We’ve all heard that getting adequate sleep is crucial to our overall health and well-being. Just one night of insufficient sleep can lead to moodiness, poor mental clarity and focus, and low physical energy. A prolonged pattern of sleep deprivation can even put us at a greater risk for certain diseases and health disorders.
As a new mom, I am more aware than ever of the rejuvenating, restoring bliss that is a good night’s sleep. One way I make the most of the precious hours of sleep I get is to take a few moments before bedtime to practice yoga postures that promote healthy, restful sleep. Here are a few of my favorites that can be done in the comfort of your bed!…
• Supta Baddha Konasana (Reclined Bound Angle): This is my absolute favorite! I love this asana as a cool down during my classes, and it is a great way to wind down from your day as well. You can even use the pillows from your bed to enjoy a restorative version of the posture. It not only stretches the hips and groin area, which are areas where many of us hold tightness and tension, but it relaxes the mind and the sympathetic nervous system and promotes balance throughout the entire body. I find that placing one hand on the heart and the other on the abdomen is especially soothing. With the hands in place, focus on the rise and fall of the chest and abdomen as you breathe. And watch yourself drift into deeper and deeper relaxation…
• Paschimottanasana (Seated Forward Bend): This asana is very calming for the central nervous system. It reduces anxiety, helping you to unwind. Physically, it stretches nearly all of the back body, from the Achille’s tendon into the upper back. For this reason, allow yourself to ease into the posture and watch the body open as you remain in the forward fold. Again, focus on the breathing for a deeper, more soothing experience of the asana- growing longer and more spacious on the inhale and relaxing and melting on the exhale. You can use pillows for a supported, restorative version, placing them along your legs and folding onto them.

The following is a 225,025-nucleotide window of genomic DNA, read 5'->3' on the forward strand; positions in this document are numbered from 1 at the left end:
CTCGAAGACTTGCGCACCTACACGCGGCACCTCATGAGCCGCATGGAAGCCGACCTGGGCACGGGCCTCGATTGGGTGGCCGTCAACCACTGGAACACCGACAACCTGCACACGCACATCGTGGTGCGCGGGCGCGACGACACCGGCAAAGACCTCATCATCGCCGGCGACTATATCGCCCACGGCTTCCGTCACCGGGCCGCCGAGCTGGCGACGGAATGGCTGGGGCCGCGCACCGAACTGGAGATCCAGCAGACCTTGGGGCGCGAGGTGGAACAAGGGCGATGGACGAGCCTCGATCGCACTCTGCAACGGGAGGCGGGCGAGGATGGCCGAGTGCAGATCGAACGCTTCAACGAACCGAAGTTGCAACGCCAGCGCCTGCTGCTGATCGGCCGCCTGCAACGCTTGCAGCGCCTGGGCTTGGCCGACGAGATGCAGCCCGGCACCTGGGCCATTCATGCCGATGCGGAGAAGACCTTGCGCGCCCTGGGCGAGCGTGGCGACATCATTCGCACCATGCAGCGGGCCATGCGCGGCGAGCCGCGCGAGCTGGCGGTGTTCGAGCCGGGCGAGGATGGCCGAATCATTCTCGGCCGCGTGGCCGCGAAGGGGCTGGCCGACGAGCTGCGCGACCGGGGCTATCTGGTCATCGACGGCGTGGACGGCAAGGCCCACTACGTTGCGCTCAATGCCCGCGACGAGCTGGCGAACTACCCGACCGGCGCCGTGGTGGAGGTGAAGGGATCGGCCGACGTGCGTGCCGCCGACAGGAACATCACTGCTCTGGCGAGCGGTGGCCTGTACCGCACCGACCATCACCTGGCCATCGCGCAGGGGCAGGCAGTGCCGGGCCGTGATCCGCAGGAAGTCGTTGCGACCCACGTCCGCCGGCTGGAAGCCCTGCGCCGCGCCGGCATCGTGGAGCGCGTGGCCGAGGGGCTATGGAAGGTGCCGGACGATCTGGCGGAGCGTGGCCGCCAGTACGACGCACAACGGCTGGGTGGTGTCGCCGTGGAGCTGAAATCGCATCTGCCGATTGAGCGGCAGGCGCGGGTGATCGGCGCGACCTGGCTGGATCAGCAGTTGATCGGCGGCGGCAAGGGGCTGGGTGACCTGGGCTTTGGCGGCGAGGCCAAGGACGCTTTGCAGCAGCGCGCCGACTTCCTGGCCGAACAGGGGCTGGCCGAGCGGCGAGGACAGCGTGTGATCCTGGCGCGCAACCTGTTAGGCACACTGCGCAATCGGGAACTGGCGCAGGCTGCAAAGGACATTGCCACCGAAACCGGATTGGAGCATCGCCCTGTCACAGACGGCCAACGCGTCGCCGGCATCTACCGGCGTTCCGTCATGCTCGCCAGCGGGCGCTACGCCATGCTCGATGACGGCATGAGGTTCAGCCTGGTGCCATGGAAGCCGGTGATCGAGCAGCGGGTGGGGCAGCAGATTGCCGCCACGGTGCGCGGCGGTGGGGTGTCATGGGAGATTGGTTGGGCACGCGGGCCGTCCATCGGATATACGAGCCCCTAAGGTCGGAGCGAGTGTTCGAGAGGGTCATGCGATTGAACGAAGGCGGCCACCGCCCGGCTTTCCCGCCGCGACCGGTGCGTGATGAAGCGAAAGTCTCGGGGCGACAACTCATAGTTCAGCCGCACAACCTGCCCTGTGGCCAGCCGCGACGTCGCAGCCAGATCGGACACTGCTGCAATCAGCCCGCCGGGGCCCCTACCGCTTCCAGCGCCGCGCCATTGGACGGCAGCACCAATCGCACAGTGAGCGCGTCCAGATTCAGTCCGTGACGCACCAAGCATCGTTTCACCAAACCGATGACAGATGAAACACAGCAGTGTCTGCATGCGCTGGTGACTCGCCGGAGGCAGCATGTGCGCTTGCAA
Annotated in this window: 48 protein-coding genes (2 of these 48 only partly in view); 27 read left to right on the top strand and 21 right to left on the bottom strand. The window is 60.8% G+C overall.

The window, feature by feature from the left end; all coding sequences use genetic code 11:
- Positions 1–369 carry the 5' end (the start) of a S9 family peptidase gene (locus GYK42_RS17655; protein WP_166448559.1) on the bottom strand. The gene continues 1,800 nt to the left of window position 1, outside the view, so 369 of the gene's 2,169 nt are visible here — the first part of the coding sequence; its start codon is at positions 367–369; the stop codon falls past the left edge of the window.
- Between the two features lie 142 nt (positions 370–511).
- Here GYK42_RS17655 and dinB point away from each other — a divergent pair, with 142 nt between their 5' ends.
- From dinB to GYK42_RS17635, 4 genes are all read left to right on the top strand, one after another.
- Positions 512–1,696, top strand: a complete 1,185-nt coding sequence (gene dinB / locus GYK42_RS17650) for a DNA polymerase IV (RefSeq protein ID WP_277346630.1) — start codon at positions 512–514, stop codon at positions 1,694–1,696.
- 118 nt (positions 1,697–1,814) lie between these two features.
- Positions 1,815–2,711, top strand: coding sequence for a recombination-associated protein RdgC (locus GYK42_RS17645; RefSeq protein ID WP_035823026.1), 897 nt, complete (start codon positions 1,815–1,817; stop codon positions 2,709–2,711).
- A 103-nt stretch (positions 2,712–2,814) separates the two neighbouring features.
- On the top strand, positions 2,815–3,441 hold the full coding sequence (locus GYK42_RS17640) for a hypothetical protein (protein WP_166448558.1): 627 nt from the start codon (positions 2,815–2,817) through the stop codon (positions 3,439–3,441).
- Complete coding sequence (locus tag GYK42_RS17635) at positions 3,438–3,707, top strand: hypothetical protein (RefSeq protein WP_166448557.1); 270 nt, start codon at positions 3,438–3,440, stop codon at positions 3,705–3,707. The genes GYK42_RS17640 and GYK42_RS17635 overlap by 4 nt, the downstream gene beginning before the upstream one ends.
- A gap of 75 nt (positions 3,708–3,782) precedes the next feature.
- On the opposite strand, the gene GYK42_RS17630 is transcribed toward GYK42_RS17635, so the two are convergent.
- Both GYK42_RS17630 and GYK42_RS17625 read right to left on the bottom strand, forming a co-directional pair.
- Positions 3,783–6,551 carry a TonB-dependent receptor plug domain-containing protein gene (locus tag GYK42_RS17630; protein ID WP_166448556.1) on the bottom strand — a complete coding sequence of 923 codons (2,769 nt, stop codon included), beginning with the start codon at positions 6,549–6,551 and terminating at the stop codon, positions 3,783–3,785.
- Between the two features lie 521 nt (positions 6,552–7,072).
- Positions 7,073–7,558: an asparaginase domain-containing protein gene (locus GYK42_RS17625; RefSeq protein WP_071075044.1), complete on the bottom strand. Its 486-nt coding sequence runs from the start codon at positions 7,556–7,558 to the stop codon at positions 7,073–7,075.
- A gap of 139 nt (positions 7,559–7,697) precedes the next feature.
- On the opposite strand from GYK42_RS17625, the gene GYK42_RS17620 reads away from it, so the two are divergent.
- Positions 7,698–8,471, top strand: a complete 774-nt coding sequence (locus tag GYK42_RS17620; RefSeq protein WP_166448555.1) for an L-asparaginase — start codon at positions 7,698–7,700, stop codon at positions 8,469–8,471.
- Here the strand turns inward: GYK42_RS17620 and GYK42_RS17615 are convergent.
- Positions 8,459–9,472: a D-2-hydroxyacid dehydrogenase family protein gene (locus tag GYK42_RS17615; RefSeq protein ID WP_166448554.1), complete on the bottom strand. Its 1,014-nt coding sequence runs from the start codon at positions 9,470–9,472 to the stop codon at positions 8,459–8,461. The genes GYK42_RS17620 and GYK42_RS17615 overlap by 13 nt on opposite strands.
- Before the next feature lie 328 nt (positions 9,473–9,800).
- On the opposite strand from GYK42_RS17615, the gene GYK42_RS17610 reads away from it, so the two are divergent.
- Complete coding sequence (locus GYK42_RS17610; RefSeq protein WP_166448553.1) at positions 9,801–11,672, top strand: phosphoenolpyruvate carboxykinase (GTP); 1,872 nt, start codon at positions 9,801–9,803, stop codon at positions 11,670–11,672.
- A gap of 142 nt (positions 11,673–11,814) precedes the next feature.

• Balasana (Child’s Pose): Child’s pose is commonly known as a resting posture. It is where I instruct my students to go if they need to rest or recenter during class. It has additional benefits, though, including a gentle stretch for the lower back, hips, feet, and ankles and a relaxing effect for the neck and shoulders. Child’s pose is said to balance all seven of the subtle body’s main chakras, or energy centers, and calm the central nervous system. Again, pillows may be used as a prop if your forehead does not comfortably reach to the bed. Place a pillow between your knees and lay over it, turning the head to one side.
• Viparita Karani (Legs Up The Wall Pose): This one only works if your bed is against a wall, but it is wonderfully relaxing if you are able to do it. Viparita Karani is essentially a very, very gentle version of shoulderstand. It comes with the benefits of an inversion without the exertion that most inversions require. Having the feet raised allows the bloodflow to move into the upper body, which is deeply rejuvenating. Use a folded blanket under the pelvis. This elevates the heart above the head, moving circulation into the head and helping you to relax.
• Reclining Twists: Reclining, or supine, twists are a great way to stretch the back after a long day. The twisting action in the abdomen also aids digestion. If it feels okay for your neck, take your gaze in the opposite direction of the knees. This creates a spiral from the tailbone up to the crown of the head. If you have any neck sensitivity at all, keep your gaze either straight up or toward the same direction as the legs.
So, there you have it, my friends. Move through some or all of these asanas as you prepare for sleep and make the most of those hours you get. Gotta go now… time for a nap!
(Looking to get the gear to take sleepytime to the next level? Check out Casper mattresses… and thanks to them for inspiring this post!)